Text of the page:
Consolidation and Development of LEO II
The company had always planned for more than one machine. The success of the LEO prototype, which became known as LEO I, was now well recognised, so Pinkerton submitted in May 1954 outline proposals for the building of LEO II and the Board soon gave approval. The development of LEO II followed essentially the same design methods as had been used for LEO I, but several changes were made in the light of experience. These included improving the store cycle speed to nearly four times that of LEO I by decreasing the dimensions of the mercury delay tubes. In the later models of LEO II, storage architecture was improved by use of ferrite core storage; and transistors were used for the first time in some of the circuitry.
One of the more novel features of Leo II at this time, compared with machines such as EDSAC, was the provision of multiple input and output channels. Hence, the system could simultaneously read from more than one input device, send output to more than one output peripheral and carry out calculations. In a payroll, for example, the computer would be printing the payslip of employee 1, while calculating the pay of employee 2 and reading the data for employee 3.
Lyons had their first use of LEO II in July 1957 when their model was installed ironically in the very building that had been built at Cadby Hall some 20 years earlier to accommodate the increasing number of clerical staff!
Improvements to Business Efficiency
The Lyons management were interested in putting LEO to work on applications that would contribute directly to improving the efficiency with which the business could be run. So, for the next main application after payroll, they selected the processing of teashop orders. Up to now, each teashop would submit its orders by telephone to Cadby Hall every morning for delivery the next day, based largely upon the previous day’s sales. The system had been carefully honed over the years and proved efficient within the limitations of the existing technology. But, it was not, for example, possible for management to detect and report speedily any significant changes in ordering patterns or trends in trading, nor was there information available to enable the performance of shops to be monitored.
Some of these limitations could now be resolved by computer application, effectively streamlining the system. Each teashop would compile sets of monthly standing orders for each product and these would be stored as data on the computer. The shop manageress would supply daily changes in these standing orders by phone call to the computer operators at selected times each afternoon. These would be punched directly onto cards and their accuracy would be checked back to the manageresses. Such changes would then be processed against the standing orders to produce the loading and despatch schedules needed to supply the shops in time for next morning’s trade. For the benefit of management, it was now possible to provide timely reports based on the standing orders, identifying significant changes in the trading patterns to be expected in the next month.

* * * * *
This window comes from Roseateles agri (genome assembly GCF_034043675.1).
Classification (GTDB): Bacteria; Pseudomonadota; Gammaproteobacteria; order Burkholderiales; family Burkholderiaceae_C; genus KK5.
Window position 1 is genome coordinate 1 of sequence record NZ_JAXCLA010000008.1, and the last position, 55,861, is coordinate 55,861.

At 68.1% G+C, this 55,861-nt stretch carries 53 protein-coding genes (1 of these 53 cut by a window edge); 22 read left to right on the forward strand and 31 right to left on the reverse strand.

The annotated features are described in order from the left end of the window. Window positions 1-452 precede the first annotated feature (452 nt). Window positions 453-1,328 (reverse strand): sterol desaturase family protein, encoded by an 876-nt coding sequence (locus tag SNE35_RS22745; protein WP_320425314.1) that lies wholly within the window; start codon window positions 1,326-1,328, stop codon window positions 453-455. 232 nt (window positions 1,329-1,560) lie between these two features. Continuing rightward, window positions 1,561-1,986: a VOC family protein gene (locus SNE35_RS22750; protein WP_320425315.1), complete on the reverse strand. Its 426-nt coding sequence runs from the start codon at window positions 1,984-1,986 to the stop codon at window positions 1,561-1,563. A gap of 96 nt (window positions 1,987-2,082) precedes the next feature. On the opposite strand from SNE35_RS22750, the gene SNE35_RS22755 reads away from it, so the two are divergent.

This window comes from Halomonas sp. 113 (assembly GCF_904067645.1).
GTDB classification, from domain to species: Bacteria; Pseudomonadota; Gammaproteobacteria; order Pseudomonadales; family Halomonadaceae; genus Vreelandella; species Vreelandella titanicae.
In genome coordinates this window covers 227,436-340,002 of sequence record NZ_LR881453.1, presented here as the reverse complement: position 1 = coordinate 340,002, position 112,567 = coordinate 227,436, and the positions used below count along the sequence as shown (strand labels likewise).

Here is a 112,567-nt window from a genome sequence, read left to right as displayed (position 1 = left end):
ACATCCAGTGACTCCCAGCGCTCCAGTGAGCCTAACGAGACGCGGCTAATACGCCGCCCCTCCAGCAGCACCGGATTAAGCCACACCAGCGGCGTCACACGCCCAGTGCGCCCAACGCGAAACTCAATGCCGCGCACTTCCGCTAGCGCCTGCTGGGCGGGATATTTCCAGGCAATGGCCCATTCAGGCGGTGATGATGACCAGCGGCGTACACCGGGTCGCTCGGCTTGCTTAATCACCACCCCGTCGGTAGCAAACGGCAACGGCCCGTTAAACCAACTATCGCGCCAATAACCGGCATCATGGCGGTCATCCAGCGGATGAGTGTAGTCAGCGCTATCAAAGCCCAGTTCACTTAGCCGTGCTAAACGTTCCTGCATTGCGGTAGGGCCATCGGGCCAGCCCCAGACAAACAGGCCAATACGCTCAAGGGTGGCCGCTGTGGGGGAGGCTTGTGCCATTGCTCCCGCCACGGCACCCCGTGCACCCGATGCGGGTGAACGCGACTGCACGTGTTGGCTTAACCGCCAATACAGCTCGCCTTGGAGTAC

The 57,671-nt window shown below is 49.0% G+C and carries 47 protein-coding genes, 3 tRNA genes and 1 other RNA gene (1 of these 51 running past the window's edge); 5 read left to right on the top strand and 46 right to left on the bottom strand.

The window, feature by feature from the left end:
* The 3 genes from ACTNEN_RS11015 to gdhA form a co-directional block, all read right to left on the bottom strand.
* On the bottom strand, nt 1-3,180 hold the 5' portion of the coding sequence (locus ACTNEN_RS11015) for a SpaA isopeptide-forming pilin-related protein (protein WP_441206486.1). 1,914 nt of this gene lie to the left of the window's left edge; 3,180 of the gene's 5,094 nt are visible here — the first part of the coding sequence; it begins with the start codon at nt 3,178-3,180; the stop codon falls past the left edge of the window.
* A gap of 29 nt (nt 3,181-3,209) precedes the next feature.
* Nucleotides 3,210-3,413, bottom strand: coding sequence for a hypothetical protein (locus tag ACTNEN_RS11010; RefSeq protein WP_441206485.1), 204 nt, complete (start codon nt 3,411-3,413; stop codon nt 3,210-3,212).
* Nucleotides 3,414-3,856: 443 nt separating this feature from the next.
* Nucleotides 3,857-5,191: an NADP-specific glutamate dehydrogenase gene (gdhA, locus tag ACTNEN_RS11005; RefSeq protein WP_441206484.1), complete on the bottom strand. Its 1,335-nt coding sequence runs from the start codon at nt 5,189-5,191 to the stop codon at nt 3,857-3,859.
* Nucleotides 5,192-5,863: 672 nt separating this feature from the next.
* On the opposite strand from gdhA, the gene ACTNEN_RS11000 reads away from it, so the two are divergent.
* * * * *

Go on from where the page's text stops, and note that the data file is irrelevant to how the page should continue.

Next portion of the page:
This application was to hail the first pseudo on-line commercial system to be run on a computer. Moreover, LEO was now being used as a management tool, not just a clerical processor.
Leo Computers Ltd
By the mid 1950s, the great interest shown by large well-known companies in the LEO project led the Lyons board, at the initiative of John Simmons, to consider maximising its commercial possibilities. It was decided to form a subsidiary company to manufacture, sell and lease electronic computers and to provide other associated services. This was a major departure from the core business of catering and food manufacture, but a natural decision for the company. It was experienced in diversifying into other activities such as vehicle assembly, carton manufacture, printing and laundry to avoid being dependent on others for their supplies. The decision to create a computer manufacturing facility was an opportunity to exploit Lyons’ unique office expertise and to benefit financially.
Thus LEO Computers Ltd was born in November 1954, the event receiving wide media publicity. The Lyons staff who had worked on LEO were formally transferred to this new company, now to be based at Minerva Road, Acton. The increasing volume of external interest in LEO gave rise to the need for considerable staffing of engineers, physicists and mathematicians. LEO Computers Ltd instituted an intense recruiting programme and full-time training courses.
Leo II Bureau Applications and Sales
The bureau service that had initially operated using the Cadby Hall computer was transferred to LEO Computers Ltd, who installed for this purpose a LEO II machine in offices they had acquired above Whiteley’s Department Store, Queensway. One notable bureau job run on LEO II, later the subject of a documentary film, was the weekly payroll for the Ford Motor Company’s 21,000 employees at Dagenham, Essex. By 1958, LEO was not only processing the Lyons payroll, but also those of others, including Ford, Kodak and Tate & Lyle.